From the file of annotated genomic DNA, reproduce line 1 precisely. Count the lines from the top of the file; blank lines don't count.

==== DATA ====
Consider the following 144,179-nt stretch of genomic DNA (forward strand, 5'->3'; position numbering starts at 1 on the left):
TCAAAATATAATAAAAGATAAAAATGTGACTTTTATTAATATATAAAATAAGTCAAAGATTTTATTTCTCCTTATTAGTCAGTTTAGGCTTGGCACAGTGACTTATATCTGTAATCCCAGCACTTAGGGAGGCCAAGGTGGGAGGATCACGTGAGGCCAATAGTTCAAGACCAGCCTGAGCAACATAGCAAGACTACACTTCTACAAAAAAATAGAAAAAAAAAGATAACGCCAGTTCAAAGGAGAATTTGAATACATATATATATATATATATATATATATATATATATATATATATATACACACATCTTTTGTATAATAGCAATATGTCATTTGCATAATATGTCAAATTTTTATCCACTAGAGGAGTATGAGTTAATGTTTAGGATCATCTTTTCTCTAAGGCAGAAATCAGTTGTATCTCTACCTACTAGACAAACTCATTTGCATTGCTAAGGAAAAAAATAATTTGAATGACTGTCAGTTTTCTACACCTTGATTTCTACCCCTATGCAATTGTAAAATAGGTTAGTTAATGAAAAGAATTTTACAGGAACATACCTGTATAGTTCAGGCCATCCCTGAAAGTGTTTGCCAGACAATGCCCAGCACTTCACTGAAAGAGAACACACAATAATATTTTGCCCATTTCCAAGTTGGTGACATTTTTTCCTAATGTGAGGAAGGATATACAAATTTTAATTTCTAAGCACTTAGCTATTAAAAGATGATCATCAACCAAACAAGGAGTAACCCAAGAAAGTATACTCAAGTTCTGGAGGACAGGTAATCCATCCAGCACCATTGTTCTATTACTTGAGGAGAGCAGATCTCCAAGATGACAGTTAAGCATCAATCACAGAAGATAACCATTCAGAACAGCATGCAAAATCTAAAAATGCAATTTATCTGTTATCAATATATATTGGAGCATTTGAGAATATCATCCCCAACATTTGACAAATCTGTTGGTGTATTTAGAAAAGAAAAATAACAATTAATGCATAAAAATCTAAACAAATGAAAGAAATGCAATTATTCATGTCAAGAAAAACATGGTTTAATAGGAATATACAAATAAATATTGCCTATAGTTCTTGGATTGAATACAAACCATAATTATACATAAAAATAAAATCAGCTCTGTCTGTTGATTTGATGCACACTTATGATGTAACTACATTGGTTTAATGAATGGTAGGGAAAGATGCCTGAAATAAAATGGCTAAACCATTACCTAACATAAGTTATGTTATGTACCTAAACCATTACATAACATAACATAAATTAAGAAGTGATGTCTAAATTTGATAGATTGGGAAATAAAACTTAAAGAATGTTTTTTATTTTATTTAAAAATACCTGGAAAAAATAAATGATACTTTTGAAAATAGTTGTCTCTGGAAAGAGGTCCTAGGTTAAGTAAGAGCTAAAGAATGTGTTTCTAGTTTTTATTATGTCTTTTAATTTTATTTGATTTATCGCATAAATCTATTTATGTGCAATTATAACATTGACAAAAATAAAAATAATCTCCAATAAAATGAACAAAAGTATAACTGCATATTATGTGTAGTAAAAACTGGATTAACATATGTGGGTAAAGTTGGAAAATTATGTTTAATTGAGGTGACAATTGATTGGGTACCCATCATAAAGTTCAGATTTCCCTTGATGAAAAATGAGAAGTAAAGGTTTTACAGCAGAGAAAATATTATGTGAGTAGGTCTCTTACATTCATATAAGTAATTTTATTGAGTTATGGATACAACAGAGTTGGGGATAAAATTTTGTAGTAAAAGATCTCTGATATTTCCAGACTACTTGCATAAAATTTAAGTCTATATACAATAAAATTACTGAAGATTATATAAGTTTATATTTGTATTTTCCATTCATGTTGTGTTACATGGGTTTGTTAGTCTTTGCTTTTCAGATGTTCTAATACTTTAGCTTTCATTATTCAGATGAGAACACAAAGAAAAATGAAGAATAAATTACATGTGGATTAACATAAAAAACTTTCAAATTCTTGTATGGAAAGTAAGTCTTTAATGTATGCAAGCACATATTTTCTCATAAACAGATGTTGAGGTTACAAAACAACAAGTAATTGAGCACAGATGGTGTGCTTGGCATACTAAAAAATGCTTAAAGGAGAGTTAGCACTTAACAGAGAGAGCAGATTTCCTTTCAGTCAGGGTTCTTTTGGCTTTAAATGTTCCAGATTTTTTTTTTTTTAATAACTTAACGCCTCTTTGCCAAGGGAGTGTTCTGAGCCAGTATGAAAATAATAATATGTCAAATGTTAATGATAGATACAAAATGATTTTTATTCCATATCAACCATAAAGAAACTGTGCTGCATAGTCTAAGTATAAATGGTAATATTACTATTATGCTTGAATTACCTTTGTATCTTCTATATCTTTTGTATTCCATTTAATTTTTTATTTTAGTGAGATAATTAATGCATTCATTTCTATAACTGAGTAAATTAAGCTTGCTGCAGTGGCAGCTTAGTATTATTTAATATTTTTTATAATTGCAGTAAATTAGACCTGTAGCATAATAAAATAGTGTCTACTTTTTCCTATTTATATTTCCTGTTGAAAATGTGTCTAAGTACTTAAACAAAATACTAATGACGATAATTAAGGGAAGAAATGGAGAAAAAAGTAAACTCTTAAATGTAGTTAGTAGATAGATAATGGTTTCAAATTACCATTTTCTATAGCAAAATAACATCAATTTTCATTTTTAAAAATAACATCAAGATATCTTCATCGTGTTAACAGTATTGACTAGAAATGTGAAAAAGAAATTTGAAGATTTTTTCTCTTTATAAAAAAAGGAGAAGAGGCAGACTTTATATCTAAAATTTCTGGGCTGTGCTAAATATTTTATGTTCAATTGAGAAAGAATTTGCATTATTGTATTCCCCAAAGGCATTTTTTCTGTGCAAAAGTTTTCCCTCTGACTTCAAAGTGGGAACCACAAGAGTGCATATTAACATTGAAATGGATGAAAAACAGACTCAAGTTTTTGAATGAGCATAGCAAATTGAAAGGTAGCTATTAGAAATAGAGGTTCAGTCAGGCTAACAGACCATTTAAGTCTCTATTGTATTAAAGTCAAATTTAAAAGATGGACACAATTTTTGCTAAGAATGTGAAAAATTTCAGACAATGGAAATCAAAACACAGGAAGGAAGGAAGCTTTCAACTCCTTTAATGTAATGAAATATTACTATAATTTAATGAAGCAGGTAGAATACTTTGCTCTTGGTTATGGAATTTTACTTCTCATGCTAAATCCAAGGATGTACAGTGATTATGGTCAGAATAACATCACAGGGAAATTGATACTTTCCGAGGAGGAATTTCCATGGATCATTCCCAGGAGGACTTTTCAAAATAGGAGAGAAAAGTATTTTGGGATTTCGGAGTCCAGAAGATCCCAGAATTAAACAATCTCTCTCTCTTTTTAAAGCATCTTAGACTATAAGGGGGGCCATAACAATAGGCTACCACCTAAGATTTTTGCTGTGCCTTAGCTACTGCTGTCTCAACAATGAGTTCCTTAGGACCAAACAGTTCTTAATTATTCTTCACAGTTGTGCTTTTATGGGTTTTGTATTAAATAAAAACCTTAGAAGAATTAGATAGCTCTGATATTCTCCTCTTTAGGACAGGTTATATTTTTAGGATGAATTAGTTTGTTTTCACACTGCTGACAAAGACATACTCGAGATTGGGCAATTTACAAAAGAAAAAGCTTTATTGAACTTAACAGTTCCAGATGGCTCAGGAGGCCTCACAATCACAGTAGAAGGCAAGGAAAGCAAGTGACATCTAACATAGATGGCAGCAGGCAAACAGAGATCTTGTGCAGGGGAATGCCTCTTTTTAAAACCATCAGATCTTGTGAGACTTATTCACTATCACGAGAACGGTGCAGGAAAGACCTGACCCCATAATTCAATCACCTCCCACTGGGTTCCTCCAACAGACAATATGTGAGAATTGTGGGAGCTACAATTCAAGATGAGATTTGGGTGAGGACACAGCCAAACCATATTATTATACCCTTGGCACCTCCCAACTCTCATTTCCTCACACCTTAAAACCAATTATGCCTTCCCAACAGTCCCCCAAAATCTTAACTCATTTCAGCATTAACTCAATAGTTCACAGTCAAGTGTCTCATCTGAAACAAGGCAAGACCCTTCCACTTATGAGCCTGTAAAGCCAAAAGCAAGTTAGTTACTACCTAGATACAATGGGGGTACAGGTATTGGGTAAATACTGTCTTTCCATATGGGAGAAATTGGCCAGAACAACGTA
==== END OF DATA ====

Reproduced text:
Consider the following 144,179-nt stretch of genomic DNA (forward strand, 5'->3'; position numbering starts at 1 on the left):